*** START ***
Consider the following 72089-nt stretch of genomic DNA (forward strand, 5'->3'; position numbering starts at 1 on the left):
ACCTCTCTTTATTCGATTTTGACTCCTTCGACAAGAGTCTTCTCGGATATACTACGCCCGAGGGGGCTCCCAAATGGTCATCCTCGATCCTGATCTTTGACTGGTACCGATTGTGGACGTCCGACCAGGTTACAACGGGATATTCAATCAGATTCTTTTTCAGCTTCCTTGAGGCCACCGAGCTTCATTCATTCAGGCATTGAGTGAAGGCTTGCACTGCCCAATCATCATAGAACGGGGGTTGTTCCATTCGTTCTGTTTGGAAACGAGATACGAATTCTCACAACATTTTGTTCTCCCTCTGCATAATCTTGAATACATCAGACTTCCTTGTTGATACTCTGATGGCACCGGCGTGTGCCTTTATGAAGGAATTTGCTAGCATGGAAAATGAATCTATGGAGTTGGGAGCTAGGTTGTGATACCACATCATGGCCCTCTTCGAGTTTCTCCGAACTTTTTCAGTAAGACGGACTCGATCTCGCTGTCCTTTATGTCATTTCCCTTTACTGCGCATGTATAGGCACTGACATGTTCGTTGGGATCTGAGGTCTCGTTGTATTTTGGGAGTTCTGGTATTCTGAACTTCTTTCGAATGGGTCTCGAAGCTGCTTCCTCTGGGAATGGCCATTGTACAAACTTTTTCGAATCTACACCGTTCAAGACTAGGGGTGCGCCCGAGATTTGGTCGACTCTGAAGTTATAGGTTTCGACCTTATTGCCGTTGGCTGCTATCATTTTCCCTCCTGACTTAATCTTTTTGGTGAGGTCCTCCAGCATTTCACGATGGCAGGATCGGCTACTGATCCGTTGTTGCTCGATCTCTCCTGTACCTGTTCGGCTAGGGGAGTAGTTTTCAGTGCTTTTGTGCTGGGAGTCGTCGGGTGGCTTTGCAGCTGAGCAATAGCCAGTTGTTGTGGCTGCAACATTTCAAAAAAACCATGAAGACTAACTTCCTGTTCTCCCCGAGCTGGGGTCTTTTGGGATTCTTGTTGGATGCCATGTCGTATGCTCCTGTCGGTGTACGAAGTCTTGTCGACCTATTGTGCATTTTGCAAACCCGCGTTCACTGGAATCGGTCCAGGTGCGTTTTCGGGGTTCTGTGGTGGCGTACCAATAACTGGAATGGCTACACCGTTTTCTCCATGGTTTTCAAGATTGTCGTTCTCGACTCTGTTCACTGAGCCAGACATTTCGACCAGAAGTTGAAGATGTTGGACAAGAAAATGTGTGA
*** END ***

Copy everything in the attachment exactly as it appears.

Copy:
Consider the following 72089-nt stretch of genomic DNA (forward strand, 5'->3'; position numbering starts at 1 on the left):
ACCTCTCTTTATTCGATTTTGACTCCTTCGACAAGAGTCTTCTCGGATATACTACGCCCGAGGGGGCTCCCAAATGGTCATCCTCGATCCTGATCTTTGACTGGTACCGATTGTGGACGTCCGACCAGGTTACAACGGGATATTCAATCAGATTCTTTTTCAGCTTCCTTGAGGCCACCGAGCTTCATTCATTCAGGCATTGAGTGAAGGCTTGCACTGCCCAATCATCATAGAACGGGGGTTGTTCCATTCGTTCTGTTTGGAAACGAGATACGAATTCTCACAACATTTTGTTCTCCCTCTGCATAATCTTGAATACATCAGACTTCCTTGTTGATACTCTGATGGCACCGGCGTGTGCCTTTATGAAGGAATTTGCTAGCATGGAAAATGAATCTATGGAGTTGGGAGCTAGGTTGTGATACCACATCATGGCCCTCTTCGAGTTTCTCCGAACTTTTTCAGTAAGACGGACTCGATCTCGCTGTCCTTTATGTCATTTCCCTTTACTGCGCATGTATAGGCACTGACATGTTCGTTGGGATCTGAGGTCTCGTTGTATTTTGGGAGTTCTGGTATTCTGAACTTCTTTCGAATGGGTCTCGAAGCTGCTTCCTCTGGGAATGGCCATTGTACAAACTTTTTCGAATCTACACCGTTCAAGACTAGGGGTGCGCCCGAGATTTGGTCGACTCTGAAGTTATAGGTTTCGACCTTATTGCCGTTGGCTGCTATCATTTTCCCTCCTGACTTAATCTTTTTGGTGAGGTCCTCCAGCATTTCACGATGGCAGGATCGGCTACTGATCCGTTGTTGCTCGATCTCTCCTGTACCTGTTCGGCTAGGGGAGTAGTTTTCAGTGCTTTTGTGCTGGGAGTCGTCGGGTGGCTTTGCAGCTGAGCAATAGCCAGTTGTTGTGGCTGCAACATTTCAAAAAAACCATGAAGACTAACTTCCTGTTCTCCCCGAGCTGGGGTCTTTTGGGATTCTTGTTGGATGCCATGTCGTATGCTCCTGTCGGTGTACGAAGTCTTGTCGACCTATTGTGCATTTTGCAAACCCGCGTTCACTGGAATCGGTCCAGGTGCGTTTTCGGGGTTCTGTGGTGGCGTACCAATAACTGGAATGGCTACACCGTTTTCTCCATGGTTTTCAAGATTGTCGTTCTCGACTCTGTTCACTGAGCCAGACATTTCGACCAGAAGTTGAAGATGTTGGACAAGAAAATGTGTGA